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Jurassic World: Fallen Kingdom – Review


Release Date: 22 June 2018 [USA]
Director: J.A. Bayona
Writer: Derek Connolly & Colin Trevorrow
Cast: Chris Pratt - Bryce Dallas Howard - Rafe Spall



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Posted June 22, 2018 by

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Jurassic World Fallen Kingdom Review

Jurassic World: Fallen Kingdom lives up to its title.  The kingdom of this franchise has fallen. It’s awful. You already know what the Jurassic films are all about, so let’s just get into it.

There’s a scene towards the end of the film where the big bad guy’s corrupt smirk coils upwards as his glasses reflect a rapidly increasing auction profit of over one hundred million and counting. It’s the stuff of stereotype so far leapt off the cliché cliff that if he was to see his own reflection and the caricature staring back, he probably wouldn’t be too shocked to see it made up of a series of hand-drawn frames on a Saturday morning TV show. If one thing came out of this film, it was a competitor for Dick Dastardly’s evil moustache twirling routine.  I can’t even confidently say this was an intentional wink wink joke from the filmmakers to match themselves laughing maniacally as the millions wrack up on this one’s opening weekend. When you manage to give the likes of Pratt, Dallas-Howard, and James Cromwell roles so bland and passive, that any charisma they have as disappeared so much they’re unrecognisable, I think it’s clear that you just don’t know what you’re doing. I couldn’t tell you the name of any of the new characters, all I can tell you is that they’re cookie-cutter and annoying. And I won’t even get into Jeff Goldblum’s cameo that probably took about 5 minutes to film.

Things don’t get much better with the dinosaurs.

There’s a scene towards the end of the film where the big bad dino’s CGI smirk coils upwards as he targets his prey. There’s also a scene where a baby dinosaur is played for slapstick laughs like the reindeers in the Santa Claus 2. The creatures, once hauntingly beautiful and chillingly terrifying in the 1993 original, are now anthropomorphised one level away from actually talking, and played for laughs dangerously close to fart jokes. It’s a baffling treatment for a Jurassic Park sequel.

J.A Bayona is known for his talents in directing horror, with A Monster Calls being a good example of how to fuse that genre with a bigger story. You’d think Jurassic Park would be his playing field with that ‘Velociraptor in the kitchen’ scene that still goes down as ‘scene responsible for my most damaging childhood moment’ alongside the entirety of Stephen Sommers’ The Mummy. Yet, it’s a script so carelessly thrown together that its unintentional hilarity undercuts any of his attempts to actually direct. A ten minute sequence marking the climax showcases some of Bayona’s talent with creepy cinematography and some effort into the sound design, and goes down as the only ten minutes of the film I didn’t hate, largely because people stopped talking and as a result, the story stopped intruding.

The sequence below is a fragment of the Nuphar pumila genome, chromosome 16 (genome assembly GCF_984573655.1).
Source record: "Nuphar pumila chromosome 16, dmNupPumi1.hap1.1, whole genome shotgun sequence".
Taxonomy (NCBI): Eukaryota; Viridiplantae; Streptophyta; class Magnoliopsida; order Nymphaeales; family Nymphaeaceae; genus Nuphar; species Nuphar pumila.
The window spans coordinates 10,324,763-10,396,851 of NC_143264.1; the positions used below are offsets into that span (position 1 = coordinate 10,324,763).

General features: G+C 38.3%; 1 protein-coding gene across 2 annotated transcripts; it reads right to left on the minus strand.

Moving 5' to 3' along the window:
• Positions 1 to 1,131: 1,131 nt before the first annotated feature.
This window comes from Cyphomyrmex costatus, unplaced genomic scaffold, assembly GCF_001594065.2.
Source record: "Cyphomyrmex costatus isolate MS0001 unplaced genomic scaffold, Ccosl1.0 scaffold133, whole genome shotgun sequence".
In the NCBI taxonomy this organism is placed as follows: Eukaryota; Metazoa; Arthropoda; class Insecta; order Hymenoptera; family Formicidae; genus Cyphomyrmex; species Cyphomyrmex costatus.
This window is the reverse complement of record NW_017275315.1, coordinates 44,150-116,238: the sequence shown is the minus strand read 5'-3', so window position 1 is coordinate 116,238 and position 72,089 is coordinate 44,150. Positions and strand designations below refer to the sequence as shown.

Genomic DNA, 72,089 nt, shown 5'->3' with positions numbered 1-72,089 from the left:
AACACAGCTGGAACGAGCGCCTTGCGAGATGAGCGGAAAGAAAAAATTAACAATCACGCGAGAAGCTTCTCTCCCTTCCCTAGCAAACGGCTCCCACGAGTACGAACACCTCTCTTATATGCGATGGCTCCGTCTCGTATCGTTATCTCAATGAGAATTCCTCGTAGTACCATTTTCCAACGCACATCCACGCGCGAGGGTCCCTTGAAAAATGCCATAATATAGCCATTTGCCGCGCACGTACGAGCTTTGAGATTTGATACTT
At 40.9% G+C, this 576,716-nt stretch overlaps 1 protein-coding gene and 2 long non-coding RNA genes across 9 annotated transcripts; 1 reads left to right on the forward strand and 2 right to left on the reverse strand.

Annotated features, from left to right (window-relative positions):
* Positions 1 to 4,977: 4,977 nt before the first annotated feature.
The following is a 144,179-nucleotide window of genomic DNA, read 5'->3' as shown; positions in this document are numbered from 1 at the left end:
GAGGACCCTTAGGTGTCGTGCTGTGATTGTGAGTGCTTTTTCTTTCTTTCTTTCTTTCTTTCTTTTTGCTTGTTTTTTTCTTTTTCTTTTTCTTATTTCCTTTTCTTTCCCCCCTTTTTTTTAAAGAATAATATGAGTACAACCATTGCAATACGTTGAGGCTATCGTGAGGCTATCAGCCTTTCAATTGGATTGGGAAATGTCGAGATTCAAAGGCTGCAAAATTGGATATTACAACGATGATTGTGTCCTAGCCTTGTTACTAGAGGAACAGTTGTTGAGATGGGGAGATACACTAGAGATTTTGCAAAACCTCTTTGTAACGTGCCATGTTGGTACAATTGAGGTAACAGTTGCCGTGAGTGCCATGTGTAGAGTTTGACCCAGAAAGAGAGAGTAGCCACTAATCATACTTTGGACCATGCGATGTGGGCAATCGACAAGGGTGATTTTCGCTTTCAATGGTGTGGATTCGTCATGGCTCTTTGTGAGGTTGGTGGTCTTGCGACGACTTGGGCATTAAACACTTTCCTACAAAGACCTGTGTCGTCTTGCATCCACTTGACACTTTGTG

It’s a story I won’t dive into too much, because to do so would be to attempt the 10-metre into the shallow end. There’s not much there, in other words, and what is there will just leave you with a bad head if you tried. There’s some odd, tacked on stuff about cloning making up a B-plot that, whenever the film cut to it, I knew I had an opportunity for a toilet break, to fall asleep, or just walk out. The crucial plot points that are needed to carry one scene from the next happen off screen, creating a confusingly jumpy, rapidly paced two hours. A problem that is compounded by the fact that there’s really only two locations in the entire film, giving the impression everything happens in about one day. This, coincidently, is the same amount of time the film will stay with you when the credits start rolling.

We’re really starting to bleed things now. I’m not saying sequels should replicate their originals exact, but whatever new ideas they bring have to actually be ideas, and not just ‘things’. That’s what Jurassic World Fallen Kingdom is, an assortment of things that don’t work on their own isolated, and don’t work together either. I’m not usually as surprised at how bad a sequel actually is, but I’d be surprised if I ever see one, for such a major franchise, as bad as this in the future.  Then again, in the famous words of Jeff Goldblum’s Dr. Ian Malcolm… ‘life (or Hollywood) finds a way.’


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Written By:


Kieran Rae
Freelance Contributor

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